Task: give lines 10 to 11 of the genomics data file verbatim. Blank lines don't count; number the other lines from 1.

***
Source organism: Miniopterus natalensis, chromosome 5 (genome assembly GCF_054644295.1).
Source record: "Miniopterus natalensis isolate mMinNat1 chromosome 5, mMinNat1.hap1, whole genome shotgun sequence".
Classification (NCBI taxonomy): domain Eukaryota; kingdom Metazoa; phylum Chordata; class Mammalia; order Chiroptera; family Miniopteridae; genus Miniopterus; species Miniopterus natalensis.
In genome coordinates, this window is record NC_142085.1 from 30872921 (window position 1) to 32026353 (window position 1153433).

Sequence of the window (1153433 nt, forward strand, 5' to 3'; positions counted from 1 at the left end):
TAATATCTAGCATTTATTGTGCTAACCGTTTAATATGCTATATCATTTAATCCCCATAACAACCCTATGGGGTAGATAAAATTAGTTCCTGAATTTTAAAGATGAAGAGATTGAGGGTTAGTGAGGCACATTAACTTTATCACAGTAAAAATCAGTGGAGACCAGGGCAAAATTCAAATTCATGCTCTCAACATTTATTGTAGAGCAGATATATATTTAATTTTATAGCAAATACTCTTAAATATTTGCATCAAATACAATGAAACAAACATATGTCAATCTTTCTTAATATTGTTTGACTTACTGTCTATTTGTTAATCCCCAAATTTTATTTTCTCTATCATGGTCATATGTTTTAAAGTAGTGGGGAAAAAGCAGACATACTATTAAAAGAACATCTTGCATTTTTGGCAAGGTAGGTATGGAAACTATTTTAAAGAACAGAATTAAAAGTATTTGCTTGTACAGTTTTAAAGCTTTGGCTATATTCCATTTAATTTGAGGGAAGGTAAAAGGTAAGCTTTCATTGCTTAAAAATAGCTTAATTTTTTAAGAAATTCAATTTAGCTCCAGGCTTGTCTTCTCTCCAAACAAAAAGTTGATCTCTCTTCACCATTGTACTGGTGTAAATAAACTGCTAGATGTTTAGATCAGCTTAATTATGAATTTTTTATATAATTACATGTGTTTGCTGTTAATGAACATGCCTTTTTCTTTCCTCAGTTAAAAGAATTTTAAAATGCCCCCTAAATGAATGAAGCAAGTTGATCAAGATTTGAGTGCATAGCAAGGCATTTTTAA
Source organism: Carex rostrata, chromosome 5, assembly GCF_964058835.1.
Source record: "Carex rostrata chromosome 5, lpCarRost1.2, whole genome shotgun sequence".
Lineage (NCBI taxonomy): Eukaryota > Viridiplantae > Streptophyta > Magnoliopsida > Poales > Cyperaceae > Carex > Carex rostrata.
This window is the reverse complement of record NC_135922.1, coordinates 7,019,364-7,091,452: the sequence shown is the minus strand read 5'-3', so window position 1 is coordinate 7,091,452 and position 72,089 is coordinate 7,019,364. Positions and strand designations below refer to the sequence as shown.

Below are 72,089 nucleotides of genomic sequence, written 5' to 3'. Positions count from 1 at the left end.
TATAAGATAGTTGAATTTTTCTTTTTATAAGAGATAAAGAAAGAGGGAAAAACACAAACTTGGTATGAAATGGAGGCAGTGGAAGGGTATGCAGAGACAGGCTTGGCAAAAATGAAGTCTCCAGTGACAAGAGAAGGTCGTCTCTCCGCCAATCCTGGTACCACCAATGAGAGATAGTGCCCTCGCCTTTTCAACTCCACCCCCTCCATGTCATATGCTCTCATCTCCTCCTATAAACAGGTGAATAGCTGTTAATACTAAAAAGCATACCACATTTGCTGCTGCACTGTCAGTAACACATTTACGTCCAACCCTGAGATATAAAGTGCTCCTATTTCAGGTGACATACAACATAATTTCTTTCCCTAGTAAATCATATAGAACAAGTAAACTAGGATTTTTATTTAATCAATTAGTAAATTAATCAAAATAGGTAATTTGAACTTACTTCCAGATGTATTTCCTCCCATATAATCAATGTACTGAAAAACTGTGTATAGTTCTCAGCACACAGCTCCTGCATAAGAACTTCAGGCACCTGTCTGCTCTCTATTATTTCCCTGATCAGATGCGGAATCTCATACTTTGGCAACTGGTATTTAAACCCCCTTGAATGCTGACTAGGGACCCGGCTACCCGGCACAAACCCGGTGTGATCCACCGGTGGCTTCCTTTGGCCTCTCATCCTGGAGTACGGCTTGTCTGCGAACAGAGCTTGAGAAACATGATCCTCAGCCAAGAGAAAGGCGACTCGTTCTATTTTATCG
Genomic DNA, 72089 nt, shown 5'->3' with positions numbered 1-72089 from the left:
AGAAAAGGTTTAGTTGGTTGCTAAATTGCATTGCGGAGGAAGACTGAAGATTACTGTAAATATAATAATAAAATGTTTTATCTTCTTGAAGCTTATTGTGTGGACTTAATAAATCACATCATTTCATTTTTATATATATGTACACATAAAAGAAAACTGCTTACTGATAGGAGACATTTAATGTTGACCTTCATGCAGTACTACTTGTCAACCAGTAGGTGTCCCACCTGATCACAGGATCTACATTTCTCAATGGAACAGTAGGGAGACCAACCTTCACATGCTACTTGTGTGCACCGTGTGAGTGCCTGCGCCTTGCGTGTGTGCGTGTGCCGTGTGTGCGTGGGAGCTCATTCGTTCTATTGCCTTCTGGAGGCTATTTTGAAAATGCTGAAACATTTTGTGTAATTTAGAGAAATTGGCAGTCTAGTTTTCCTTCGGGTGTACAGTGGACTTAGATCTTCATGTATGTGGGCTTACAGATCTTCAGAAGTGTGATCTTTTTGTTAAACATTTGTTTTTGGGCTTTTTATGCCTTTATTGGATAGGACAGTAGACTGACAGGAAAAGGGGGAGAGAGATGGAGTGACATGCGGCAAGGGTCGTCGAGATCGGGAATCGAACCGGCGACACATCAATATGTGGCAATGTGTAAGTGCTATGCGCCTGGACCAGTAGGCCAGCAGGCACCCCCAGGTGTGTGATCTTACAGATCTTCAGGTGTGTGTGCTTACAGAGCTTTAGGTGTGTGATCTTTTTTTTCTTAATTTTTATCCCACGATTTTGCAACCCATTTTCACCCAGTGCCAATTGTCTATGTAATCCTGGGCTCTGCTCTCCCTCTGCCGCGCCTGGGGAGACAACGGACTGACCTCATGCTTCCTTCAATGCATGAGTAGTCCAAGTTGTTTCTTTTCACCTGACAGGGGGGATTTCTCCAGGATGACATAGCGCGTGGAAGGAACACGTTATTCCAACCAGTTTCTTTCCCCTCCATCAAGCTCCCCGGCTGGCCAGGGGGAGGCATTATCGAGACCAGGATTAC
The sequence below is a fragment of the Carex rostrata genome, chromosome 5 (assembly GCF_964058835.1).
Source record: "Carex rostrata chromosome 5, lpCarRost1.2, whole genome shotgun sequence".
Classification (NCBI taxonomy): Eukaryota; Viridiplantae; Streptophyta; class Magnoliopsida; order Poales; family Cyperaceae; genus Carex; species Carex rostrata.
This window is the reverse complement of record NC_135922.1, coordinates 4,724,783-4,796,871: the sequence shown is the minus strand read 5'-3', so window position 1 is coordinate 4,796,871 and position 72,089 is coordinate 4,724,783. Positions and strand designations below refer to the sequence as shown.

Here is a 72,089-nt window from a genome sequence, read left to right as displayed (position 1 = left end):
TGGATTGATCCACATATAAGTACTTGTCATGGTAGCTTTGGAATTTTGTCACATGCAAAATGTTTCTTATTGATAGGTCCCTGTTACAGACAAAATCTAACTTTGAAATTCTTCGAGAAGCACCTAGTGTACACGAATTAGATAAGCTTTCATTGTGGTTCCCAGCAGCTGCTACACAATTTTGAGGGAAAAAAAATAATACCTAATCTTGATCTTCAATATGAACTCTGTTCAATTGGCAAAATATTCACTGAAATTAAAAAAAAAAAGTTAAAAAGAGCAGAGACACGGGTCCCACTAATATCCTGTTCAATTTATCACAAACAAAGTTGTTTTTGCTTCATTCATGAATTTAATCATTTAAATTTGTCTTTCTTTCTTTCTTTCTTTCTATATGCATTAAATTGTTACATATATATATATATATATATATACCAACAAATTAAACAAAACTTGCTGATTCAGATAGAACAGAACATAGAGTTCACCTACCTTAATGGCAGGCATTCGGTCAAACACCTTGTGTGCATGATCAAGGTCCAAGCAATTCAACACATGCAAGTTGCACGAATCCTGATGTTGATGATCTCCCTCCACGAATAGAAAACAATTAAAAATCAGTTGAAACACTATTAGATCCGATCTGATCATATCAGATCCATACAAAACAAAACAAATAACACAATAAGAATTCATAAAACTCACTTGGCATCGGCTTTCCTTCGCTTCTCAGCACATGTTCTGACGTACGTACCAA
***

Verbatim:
This window is the reverse complement of record NC_135922.1, coordinates 7,019,364-7,091,452: the sequence shown is the minus strand read 5'-3', so window position 1 is coordinate 7,091,452 and position 72,089 is coordinate 7,019,364. Positions and strand designations below refer to the sequence as shown.

Below are 72,089 nucleotides of genomic sequence, written 5' to 3'. Positions count from 1 at the left end.